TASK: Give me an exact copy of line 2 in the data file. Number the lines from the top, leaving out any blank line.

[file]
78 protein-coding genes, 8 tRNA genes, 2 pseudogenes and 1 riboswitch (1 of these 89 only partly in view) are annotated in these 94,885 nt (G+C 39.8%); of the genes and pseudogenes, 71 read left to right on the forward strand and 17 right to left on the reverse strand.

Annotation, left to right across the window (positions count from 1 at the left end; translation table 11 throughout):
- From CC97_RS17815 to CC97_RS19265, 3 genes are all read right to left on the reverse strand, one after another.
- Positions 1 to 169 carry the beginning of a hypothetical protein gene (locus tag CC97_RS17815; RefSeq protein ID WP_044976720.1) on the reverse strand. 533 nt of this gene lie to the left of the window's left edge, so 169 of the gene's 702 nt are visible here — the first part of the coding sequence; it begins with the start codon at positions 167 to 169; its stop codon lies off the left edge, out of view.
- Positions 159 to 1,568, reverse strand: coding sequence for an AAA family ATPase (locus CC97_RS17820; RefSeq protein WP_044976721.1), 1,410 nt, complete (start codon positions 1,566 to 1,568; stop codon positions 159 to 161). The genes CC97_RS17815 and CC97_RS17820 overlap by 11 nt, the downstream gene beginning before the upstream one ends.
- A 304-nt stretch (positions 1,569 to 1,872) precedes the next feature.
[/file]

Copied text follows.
Annotation, left to right across the window (positions count from 1 at the left end; translation table 11 throughout):